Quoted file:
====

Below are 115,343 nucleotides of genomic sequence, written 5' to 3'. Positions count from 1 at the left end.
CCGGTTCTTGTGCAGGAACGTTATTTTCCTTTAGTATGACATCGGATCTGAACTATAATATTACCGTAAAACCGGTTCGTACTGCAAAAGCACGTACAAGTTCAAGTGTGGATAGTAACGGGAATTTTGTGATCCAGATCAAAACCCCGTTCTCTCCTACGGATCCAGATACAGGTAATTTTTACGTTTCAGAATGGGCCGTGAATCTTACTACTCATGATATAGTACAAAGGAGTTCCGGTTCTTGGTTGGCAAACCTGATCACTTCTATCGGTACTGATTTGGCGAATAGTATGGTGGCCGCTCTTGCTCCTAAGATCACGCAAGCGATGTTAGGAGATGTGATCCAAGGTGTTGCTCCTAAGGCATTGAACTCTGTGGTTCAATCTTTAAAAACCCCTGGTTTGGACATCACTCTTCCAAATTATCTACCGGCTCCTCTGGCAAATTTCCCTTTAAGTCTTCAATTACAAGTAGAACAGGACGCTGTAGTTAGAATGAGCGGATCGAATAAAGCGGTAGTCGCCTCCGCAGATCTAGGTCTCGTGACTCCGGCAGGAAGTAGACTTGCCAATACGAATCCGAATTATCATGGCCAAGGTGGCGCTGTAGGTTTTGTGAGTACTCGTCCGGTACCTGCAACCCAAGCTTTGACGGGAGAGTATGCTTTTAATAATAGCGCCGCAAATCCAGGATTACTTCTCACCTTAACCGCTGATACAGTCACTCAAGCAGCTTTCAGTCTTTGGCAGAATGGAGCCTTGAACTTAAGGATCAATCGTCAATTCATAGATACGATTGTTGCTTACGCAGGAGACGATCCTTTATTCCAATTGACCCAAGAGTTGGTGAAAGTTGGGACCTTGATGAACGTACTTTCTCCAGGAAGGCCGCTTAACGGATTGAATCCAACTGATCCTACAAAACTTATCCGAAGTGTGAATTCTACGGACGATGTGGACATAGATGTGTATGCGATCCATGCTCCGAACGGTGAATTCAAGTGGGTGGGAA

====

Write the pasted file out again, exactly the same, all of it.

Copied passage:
Below are 115,343 nucleotides of genomic sequence, written 5' to 3'. Positions count from 1 at the left end.
CCGGTTCTTGTGCAGGAACGTTATTTTCCTTTAGTATGACATCGGATCTGAACTATAATATTACCGTAAAACCGGTTCGTACTGCAAAAGCACGTACAAGTTCAAGTGTGGATAGTAACGGGAATTTTGTGATCCAGATCAAAACCCCGTTCTCTCCTACGGATCCAGATACAGGTAATTTTTACGTTTCAGAATGGGCCGTGAATCTTACTACTCATGATATAGTACAAAGGAGTTCCGGTTCTTGGTTGGCAAACCTGATCACTTCTATCGGTACTGATTTGGCGAATAGTATGGTGGCCGCTCTTGCTCCTAAGATCACGCAAGCGATGTTAGGAGATGTGATCCAAGGTGTTGCTCCTAAGGCATTGAACTCTGTGGTTCAATCTTTAAAAACCCCTGGTTTGGACATCACTCTTCCAAATTATCTACCGGCTCCTCTGGCAAATTTCCCTTTAAGTCTTCAATTACAAGTAGAACAGGACGCTGTAGTTAGAATGAGCGGATCGAATAAAGCGGTAGTCGCCTCCGCAGATCTAGGTCTCGTGACTCCGGCAGGAAGTAGACTTGCCAATACGAATCCGAATTATCATGGCCAAGGTGGCGCTGTAGGTTTTGTGAGTACTCGTCCGGTACCTGCAACCCAAGCTTTGACGGGAGAGTATGCTTTTAATAATAGCGCCGCAAATCCAGGATTACTTCTCACCTTAACCGCTGATACAGTCACTCAAGCAGCTTTCAGTCTTTGGCAGAATGGAGCCTTGAACTTAAGGATCAATCGTCAATTCATAGATACGATTGTTGCTTACGCAGGAGACGATCCTTTATTCCAATTGACCCAAGAGTTGGTGAAAGTTGGGACCTTGATGAACGTACTTTCTCCAGGAAGGCCGCTTAACGGATTGAATCCAACTGATCCTACAAAACTTATCCGAAGTGTGAATTCTACGGACGATGTGGACATAGATGTGTATGCGATCCATGCTCCGAACGGTGAATTCAAGTGGGTGGGAA